So one of the big things, again, especially when there’s results or performance driven individuals in a group, they default to this. We must be accountable for our time. Right there. Accountability and time are two areas that we can struggle with with ADHD. I can’t be accountable to myself, and I struggle with the perception of time. Just that Dale Carnegie quote right there. It makes no sense to either of us because of our own interpretation of what time actually is.

So this is something that’s fraught with lots of different complexities. We’re gonna come in here and have a look at what’s going on, and what our listeners can start to do about this when they’re feeling misunderstood at work.

Ash: So Cam, let’s start by saying that most of the time when our clients are feeling quote unquote misunderstood at work, that’s not what they’re bringing to a coaching session. They are bringing this perspective of, it is my fault, my problem, and I need to fix it. 

And don’t get me wrong, ADHD does present challenges in the workplace, and we’re going to get there. But where I like to start when I don’t know a lot about a client’s workplace, and that’s what they’re bringing is with that yours, mine, and ours. What is my client’s stuff to solve and what isn’t? 

I have had so many clients who come to coaching with the perspective of this is my fault and my problem to solve, and we discover that that’s not true. Whether it is the quote unquote bad boss or just a bad system or bad environment. And as far as systems and environments go, I can give you some categorical examples there. Special education, medicine, social work. These are fields that require an immense amount of paperwork, and depending upon the system you’re in, you’re often working with government funding. So all of the emphasis is put on the paperwork, not the performance with the person you’re serving.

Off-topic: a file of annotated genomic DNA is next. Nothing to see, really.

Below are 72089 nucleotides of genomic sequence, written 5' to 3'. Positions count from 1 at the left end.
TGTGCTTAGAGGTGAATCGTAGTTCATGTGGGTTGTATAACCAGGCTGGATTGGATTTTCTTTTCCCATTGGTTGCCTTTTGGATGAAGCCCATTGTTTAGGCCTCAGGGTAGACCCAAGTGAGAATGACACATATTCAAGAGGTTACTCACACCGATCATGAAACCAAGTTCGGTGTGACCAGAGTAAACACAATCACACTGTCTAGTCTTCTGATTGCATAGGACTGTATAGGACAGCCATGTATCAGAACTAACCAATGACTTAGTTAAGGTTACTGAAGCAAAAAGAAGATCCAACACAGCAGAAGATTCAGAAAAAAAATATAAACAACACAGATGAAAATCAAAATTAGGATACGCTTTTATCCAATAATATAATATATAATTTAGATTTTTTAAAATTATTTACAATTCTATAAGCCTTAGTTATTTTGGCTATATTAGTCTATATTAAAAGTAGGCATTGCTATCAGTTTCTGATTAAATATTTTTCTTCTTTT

Cam: And I’ll add this accountability for time spent. That you are spending your time doing your job, and then you’re having to account for how you spent your time. So we have to be able to track and then articulate why we did what we did. This whole compliance element that yes, there’s certain jobs that really can be a bit of a test for the neurodivergent brain.

Ash: Yeah, I had a client who was a social worker and absolutely loved client work – loved it, and was really good at it. Was not so good at getting his paperwork in on time. And when we broke down what it would take for him to be able to stay compliant with his paperwork requirements and how little time that would actually leave to do his good work, I asked him the question of, okay, if we can get there, how do you feel about this job now? He realized this is not a fit for me. This environment measures performance on paperwork, not on client results. This is not the field I’m supposed to be in, and he is no longer in that field.